SC15 General Chair Jackie Kern is hardly new to the HPC community. A member of the SC planning committee since 2003, Kern led the building of SCINET in 2007. The largest network in the world for a week, it delivered multicast video conferencing, among other things, onsite and around the world. As general chair this year, Kern is overseeing a broad agenda – themed HPC Transforms – and hoping to attract roughly 11,000 attendees, somewhat more than last year.
HPC Transforms falls neatly under SC’s multiyear overarching theme HPC Matters begun in 2014. “It takes a deeper dive into how HPC is transforming people’s lives,” says Kern, whose day job is Director of Information Technology for the Department of Facilities and Services at the University of Illinois, Urbana-Champaign (UIUC). Kern manages a team that provides application development, infrastructure, web services, and user support for her department of more than 1,200 employees.
HPC Transforms also captures the growing democratization of high performance computing technologies; their adoption by large enterprises is expanding the HPC footprint in business sectors. Kern agrees and says, “We’ve got a lot of focus this year on architecture, networks, and cloud computing, making sure that we are reaching out to many groups.” Leading edge topics, of course, dominate the conference and exascale, for example, will receive considerable attention.
SC15, the 27th annual, returns to Austin, Texas, (Nov. 15-20) this year, which hosted SC08. It’s a somewhat smaller venue that provides opportunity and challenge. “It will be cozy,” agrees Kern, but also it may help drive attendence and accomplish another of SC15’s goals. “One focus is to make sure we are reaching out to those people who are under represented and the great thing about Austin is it’s such a thriving high tech area and I am really hoping to drive a lot of local community participation.”
Reaching out to diverse and under-served populations to help build the next generation of HPC specialists has long been a SC priority. Several measures have been taken to increase those efforts, for example sending a few key people to the recent Tapia Conference in Boston who “are deep into the communities that helped build Tapia and will be working with us to find avenues to get information out,” says Kern.
Student recruitment is also being streamlined. All of the different state programs have been combined under one umbrella in an effort to ‘even out’ the application process to become a student volunteer. There’s also a mentor-protégé component. Kern says there’s a strengthened emphasis on trying to bring students from areas that don’t always get to participate.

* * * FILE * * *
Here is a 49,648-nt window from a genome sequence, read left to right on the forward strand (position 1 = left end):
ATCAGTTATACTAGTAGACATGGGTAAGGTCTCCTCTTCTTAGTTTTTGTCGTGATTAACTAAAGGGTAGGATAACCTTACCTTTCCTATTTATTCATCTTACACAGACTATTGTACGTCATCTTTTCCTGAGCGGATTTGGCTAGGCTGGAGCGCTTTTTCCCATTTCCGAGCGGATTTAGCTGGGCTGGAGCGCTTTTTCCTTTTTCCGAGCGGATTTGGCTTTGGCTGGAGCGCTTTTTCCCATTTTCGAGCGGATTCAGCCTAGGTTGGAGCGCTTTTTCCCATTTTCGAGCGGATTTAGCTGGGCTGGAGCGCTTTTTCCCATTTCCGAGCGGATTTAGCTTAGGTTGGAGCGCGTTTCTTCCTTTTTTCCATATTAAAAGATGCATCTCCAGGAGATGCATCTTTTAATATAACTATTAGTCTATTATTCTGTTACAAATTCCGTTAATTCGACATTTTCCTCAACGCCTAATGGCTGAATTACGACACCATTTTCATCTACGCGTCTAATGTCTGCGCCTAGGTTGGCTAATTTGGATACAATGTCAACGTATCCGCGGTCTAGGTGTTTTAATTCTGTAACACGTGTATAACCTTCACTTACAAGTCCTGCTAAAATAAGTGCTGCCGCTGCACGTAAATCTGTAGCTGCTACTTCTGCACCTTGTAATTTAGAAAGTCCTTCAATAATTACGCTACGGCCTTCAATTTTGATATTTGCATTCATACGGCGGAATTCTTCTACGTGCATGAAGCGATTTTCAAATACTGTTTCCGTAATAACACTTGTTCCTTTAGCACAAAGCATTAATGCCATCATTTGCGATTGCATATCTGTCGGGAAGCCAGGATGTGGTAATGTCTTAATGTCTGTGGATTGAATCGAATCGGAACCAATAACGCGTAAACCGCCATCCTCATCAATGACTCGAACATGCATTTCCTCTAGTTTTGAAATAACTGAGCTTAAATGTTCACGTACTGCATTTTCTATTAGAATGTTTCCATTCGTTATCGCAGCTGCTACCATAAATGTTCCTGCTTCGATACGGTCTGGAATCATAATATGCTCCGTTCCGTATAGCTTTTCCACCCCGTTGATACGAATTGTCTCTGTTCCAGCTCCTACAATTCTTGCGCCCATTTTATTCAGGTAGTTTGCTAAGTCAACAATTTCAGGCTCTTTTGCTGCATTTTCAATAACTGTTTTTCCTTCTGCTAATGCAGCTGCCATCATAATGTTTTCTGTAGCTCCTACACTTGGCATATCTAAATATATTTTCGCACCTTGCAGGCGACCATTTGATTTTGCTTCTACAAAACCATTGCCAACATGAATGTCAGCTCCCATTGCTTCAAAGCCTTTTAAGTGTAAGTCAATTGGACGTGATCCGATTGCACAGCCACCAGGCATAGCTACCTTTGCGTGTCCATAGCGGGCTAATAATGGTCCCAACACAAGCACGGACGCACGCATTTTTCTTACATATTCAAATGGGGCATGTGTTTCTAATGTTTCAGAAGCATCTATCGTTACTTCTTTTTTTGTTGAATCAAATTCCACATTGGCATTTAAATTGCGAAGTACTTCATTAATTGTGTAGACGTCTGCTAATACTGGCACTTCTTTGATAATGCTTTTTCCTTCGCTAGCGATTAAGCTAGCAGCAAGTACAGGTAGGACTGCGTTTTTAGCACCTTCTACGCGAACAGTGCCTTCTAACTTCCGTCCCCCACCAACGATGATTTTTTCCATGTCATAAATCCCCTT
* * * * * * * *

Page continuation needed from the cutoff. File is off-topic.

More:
“We have some funding opportunities and they can apply. We don’t have a lot of money to help them out but we have a little and can help bring them to the conference and get engaged in the community. Hopefully they will become full fledged active members of the community and start mentoring others as they come up as they were mentored themselves,” says Kern.
One challenge Austin’s smaller size presents is accommodating the student cluster competition. Kern says this year there are likely to be nine groups but the plan is to expand back to 12 or so next year. Another concern, says Kern, is ensuring the agenda is rich enough in compelling content to loosen tight travel budgets. In recent years new funding requirements have prompted government cutbacks in the number of people allowed to attend.
No surprise, getting the word out, accelerating the program submission process, and readying the infrastructure are ongoing priorities. SC15 is leveraging social medial and, among other things, has launched a blog and newsletter. Details of many activities, the student cluster competition, for example, have already been posted on the blog, as has news about future SC.
One example of the latter is an article introducing Dr. Ing. Bernd Mohr named as SC17 General Chair. Dr. Mohr was also selected this year as one of HPCwire’s People to Watch in High Performance Computing (HPC) for 2015.
“He is our first international general chair,” says Kern. Since 1996 Mohr has been a senior scientist at the Jülich Research Center. He also serves as the Deputy Division Head of Application Support as well as a team lead for Programming Environments and Performance Optimization at the Jülich Supercomputing Centre (JSC). He is an active member in the International Exascale Software Project (IESP) and a leader in the European (EESI) and Jülich (EIC, ECL) exascale efforts.
Here are few links to important SC15 activities and dates:
Important Dates: http://sc15.supercomputing.org/important-dates